Jesus won't stop calling me. I block his number on the caller ID, but he gets a new unlisted number and the calls pick up. He leaves long messages on the answering machine and when it cuts out he calls back and keeps talking. I don't even listen to the messages anymore. They all start the same: "Alia, it's me ... Jesus."
That's usually when I hang up, because I know from there it will be a long rant about how much he wants me back, how much he loves me, how he'll forgive me for everything. Like most ex-boyfriends, Jesus acts as though I'm the one who needs to be forgiven.
When I block his number for a second time he starts calling my roommate. I come home from work late one Friday night and she's sitting in the living room, her legs draped over the arms of the sofa, watching TV.
"Jesus called for you," she says.
"You know," she says swinging her feet down to the ground. "Jesus really loves you. You should return his phone calls."
"He's OK," I say, not making eye contact. "But things are kind of over between us."
"I'd sure be glad to meet a guy like Jesus," she says, looking off into space. "All the guys I meet lately are such jerks."
Here's the thing about Jesus. Everyone loves him. They think he is this great guy, that he's sweet and caring and all about helping other people out. And it's true. Kind of. The thing is, Jesus only does nice things so that people can tell him what a great guy he is. He tries to take credit for everything. A beautiful sunset, a particularly charming infant, a wonderfully delicious meal, there Jesus would be, trying to steal someone else's thunder. Many a night did I have to listen about how praise was heaped on everyone but Jesus. If someone thanked Billy for a especially thoughtful gift, if someone praised Ezra's good taste or made a comment about an attractive dress Katie was wearing, by midnight there would be Jesus pacing around my living room trying to figure out why no one had thanked him.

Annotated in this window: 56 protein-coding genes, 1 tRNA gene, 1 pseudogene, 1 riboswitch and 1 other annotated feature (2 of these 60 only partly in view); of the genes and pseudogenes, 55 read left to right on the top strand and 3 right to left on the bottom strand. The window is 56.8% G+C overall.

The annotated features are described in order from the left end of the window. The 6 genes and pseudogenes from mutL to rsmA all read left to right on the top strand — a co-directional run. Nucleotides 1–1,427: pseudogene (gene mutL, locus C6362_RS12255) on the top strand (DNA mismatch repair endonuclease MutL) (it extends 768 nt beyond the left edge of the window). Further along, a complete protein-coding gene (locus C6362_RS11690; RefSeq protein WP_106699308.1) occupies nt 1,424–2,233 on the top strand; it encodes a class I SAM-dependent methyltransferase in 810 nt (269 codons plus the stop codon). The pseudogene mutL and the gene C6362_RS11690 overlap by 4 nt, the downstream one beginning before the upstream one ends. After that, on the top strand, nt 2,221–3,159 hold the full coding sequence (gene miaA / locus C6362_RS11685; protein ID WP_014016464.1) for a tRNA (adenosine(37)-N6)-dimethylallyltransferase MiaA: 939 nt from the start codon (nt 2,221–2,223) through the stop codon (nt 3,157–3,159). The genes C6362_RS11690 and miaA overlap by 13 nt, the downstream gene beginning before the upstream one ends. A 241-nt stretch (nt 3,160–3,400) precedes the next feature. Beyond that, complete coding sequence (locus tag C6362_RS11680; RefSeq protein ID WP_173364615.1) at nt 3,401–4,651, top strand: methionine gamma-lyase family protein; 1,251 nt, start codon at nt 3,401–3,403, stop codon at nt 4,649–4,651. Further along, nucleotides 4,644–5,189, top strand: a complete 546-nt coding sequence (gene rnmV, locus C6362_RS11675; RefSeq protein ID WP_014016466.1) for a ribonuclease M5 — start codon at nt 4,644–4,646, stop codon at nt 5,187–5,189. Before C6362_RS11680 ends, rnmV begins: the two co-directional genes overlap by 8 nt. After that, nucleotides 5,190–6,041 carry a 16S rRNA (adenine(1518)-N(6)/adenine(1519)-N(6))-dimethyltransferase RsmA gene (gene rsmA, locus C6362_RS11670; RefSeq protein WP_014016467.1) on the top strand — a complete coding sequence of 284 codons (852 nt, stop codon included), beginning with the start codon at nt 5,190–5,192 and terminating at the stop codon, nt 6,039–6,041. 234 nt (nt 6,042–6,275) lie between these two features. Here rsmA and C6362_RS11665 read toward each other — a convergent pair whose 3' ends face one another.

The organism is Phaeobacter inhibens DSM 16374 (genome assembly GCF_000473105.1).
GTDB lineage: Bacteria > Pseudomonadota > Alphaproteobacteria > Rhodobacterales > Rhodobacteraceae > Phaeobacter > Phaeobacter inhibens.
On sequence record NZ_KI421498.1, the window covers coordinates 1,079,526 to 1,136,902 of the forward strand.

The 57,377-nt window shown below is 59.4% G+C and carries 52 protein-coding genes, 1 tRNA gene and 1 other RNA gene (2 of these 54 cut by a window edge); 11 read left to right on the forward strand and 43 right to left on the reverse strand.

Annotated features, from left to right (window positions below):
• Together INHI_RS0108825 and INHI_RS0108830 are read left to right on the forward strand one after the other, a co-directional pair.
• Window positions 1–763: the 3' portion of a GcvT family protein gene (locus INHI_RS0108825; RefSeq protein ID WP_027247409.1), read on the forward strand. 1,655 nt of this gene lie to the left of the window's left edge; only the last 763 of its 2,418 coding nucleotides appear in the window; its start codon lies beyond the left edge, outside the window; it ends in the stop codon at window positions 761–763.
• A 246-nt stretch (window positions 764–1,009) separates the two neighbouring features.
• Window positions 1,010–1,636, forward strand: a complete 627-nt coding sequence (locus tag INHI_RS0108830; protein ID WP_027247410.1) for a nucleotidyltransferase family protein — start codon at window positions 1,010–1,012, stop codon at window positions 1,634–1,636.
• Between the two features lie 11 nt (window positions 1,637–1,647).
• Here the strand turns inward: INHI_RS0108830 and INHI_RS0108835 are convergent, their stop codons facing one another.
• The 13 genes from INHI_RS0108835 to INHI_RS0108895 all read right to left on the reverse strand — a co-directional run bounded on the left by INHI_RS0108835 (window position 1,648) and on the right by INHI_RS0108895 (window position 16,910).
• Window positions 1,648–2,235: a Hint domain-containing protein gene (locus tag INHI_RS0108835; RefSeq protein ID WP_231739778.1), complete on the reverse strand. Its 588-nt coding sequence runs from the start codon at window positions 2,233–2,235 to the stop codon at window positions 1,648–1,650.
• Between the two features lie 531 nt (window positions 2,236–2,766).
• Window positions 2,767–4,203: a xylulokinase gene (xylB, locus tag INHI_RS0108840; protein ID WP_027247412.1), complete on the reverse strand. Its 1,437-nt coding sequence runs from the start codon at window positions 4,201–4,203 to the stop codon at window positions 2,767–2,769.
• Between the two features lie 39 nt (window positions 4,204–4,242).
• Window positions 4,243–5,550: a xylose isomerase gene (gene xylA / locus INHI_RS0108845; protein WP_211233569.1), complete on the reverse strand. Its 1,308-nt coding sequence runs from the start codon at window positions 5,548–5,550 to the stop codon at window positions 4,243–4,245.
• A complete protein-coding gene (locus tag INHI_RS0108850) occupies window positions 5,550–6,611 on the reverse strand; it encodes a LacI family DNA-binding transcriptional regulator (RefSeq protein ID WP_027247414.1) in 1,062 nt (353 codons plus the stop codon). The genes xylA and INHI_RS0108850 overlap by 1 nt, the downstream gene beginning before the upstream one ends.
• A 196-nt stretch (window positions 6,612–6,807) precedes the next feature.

Eventually he'd wear himself out with anger. He'd take off his Birkenstocks and curl up in the fetal position on my living room floor. A typical Jesus temper tantrum. I'd leave him there like that and turn off all the lights and go to bed.
In the morning, he'd be fine again and he wouldn't bring it up. But eventually I learned that whoever had offered up the praise that particular evening now had a particularly nasty boil, or their car wouldn't start, or had run out of milk as soon as they'd poured themselves a nice big bowl of cereal.
I don't know what Jesus liked about me in the first place. I don't do anything for everyone. I find that kind of exercise to be tedious. But from the start, Jesus thought he could change me, make me someone different from who I actually was. When we met I had just come out of a string of bad relationships. Boyfriends with the typical and tedious problems — can't commit, cheats, mommy issues ... you know, the usual.
I met him in a bar of all places. There Jesus was in the parking lot offering everyone a ride home from the bar after last call. And even though I don't usually go in for guys who wear sandals, I was all about Jesus that night. Yes, I'd a few drinks, so I went up to him, slung my arms around his neck and murmured
"How you doing, handsome?"
This is how I know I was drunk. Sober, I would never call anyone "handsome."
Jesus pulled me off of him and gazed into my face.
"Do you need a ride?"
On the way home Jesus told me how cute I was, how I was worth dying for because I was absolutely adorable. I vaguely remember giving him my number. I only had a fuzzy image of the whole thing the next morning when Jesus called to see how I was feeling.
A week after he reaches my roommate, Jesus starts calling my work phone. He sings gospel songs into my work voice mail, even doing the hand claps. I distinctly remember telling Jesus how much I hated gospel music. How I thought it was a tool of the oppressed buying into what their oppressors offered them without questioning it.